Alexander worked as a marketer for The Denver Center for the Performing Arts, Steppenwolf Theatre Company in Chicago and the University of Chicago before joining JCA.
One of the research methodologies that she and her team are particularly keen on when addressing the issue of loyalty packages is conjoint analysis. Conjoint analysis is a survey-based statistical tool used to predict consumer behavior. It uses decision modeling to understand the trade-offs people make when purchasing an artistic experience, and places value on various aspects of purchase — such as seat location, prices, package benefits and so forth.
“As a result, we’re able to model how many tickets would be sold and resulting revenue for a variety of scenarios,” Alexander says. “Using this data, we can build audience engagement programs that will leverage audience interests and motivations to move an organization toward its goals.”
Appealing more to younger patrons is also important. After all, they are the future of events and attendance. But their buying patterns are often quite different from their parents and grandparents . . . heck, even their older siblings.
Alexander says, “Programming is everything. In order to engage younger patrons you need programs that interest them. How do you know what interests them? You guessed it, research! Beyond that, we’ve learned from past work that engagement packages for younger audiences that are accessible, create community and create a habit are most successful. At Steppenwolf Theatre Company, we launched the RED card — after various iterations of research on this population — which gave people under 30 six tickets for $100 to use however they liked. The program was a hit and become a national model as a successful alternative to subscriptions for young people. The reasons were because it was appropriately priced and incredibly easy. It also created community and a social aspect, as people could use the tickets to bring their friends and we’d host ‘RED Nights’ at the theatre. And finally, it created a habit in that people could refill their RED cards whenever they wanted.”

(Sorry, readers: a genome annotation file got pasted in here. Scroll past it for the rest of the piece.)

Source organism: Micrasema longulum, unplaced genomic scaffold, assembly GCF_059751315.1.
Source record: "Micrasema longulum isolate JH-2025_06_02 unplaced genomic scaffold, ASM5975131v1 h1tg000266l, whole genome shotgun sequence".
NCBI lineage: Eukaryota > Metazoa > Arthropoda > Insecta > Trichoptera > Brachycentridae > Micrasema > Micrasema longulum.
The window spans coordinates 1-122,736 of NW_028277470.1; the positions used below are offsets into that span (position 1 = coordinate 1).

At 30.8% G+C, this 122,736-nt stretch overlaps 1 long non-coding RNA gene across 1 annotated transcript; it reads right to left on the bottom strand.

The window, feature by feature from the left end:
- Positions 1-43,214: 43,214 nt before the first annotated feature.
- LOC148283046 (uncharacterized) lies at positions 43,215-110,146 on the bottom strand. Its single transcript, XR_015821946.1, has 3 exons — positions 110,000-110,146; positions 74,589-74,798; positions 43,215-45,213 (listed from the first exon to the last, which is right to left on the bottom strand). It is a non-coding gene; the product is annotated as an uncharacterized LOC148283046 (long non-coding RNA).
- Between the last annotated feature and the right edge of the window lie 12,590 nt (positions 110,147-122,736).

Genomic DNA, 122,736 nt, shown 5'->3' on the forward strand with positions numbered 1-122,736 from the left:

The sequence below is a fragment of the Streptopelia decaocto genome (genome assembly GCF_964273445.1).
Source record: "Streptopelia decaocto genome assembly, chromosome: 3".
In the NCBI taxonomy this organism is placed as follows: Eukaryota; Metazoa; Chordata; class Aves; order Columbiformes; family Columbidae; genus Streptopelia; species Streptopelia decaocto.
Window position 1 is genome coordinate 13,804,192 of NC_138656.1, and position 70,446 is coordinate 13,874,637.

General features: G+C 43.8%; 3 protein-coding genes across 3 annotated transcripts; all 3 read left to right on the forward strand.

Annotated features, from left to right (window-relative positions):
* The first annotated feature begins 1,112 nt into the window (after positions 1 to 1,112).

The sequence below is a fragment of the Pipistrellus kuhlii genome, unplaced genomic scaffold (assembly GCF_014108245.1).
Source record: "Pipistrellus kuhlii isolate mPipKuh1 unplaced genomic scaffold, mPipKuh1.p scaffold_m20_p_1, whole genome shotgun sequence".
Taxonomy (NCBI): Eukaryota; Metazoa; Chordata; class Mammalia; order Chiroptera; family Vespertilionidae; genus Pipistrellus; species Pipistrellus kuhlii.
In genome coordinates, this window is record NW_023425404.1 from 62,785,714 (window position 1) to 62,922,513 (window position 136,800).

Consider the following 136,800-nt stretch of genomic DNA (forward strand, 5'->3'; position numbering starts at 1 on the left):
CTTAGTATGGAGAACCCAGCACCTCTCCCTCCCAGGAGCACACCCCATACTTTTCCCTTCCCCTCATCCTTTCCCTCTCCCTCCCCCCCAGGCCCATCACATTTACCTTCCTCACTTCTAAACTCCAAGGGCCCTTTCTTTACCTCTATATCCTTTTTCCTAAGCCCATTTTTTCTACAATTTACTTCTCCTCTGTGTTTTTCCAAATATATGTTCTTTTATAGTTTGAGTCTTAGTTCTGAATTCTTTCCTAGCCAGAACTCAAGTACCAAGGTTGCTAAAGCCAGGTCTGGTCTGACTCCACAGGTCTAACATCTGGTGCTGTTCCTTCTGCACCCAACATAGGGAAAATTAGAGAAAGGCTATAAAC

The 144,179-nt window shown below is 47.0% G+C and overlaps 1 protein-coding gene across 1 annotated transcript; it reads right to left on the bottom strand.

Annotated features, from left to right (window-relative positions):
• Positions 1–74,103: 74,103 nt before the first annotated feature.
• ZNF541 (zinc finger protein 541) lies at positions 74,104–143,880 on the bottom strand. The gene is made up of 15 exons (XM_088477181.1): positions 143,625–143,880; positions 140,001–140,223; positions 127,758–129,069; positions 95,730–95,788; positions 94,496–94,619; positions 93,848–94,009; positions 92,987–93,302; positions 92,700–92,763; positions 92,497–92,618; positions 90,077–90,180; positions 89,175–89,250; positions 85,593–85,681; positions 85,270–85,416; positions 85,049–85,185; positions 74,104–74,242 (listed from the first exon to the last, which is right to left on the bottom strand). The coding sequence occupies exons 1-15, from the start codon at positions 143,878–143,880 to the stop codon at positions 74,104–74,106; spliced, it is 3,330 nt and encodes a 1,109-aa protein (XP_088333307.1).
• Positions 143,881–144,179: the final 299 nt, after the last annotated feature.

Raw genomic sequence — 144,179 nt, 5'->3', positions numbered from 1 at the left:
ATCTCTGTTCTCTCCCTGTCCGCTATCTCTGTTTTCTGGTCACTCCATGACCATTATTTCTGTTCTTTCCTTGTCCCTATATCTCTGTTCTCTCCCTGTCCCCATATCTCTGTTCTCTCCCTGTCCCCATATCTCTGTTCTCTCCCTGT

Moving forward, Alexander was asked, “Can subscription packages be reinvented —essentially ‘repackaged’ — to better cater to the needs of the changing customer?” She called this the “million dollar question” and acknowledged, “I would be remiss if I gave a concrete answer. We suspect that organizations need to place more focus on acquisition and retention of single ticket buyers and create specific ticket offers or experience packages based on sophisticated audience segmentations. But we firmly believe that one size doesn’t fit all and that suspicions are not truth! We highly encourage organizations to do their research to understand their unique audiences and create repackaged experience of their unique organizations that works within their business models. We recommend avoiding cookie-cutter programs, as cookie-cutter arts organizations will not foster a rich cultural tapestry in the U.S.”
She says, “We believe that an emphasis on creating and curating memorable, social experiences will be part of the next level for subscription and audience engagement. People are craving socialization and connection after the pandemic and are seeking experiences that are worth leaving their homes for. Sitting in a dark theatre where you can’t talk to your buddies often runs counter to that idea. So, it’s in theatrical organizations’ best interest to create an experience that you feel you are sharing with people.”
JCA’s study on audience behavior in 2021-22 will be released in mid-August. Click here to join the firm’s email list if you’d like to be among the first to receive it.
You May Also Like
Want news like this delivered to your inbox weekly? Subscribe to the Access Weekly newsletter, your ticket to industry excellence.
Tags: Revenue , Marketing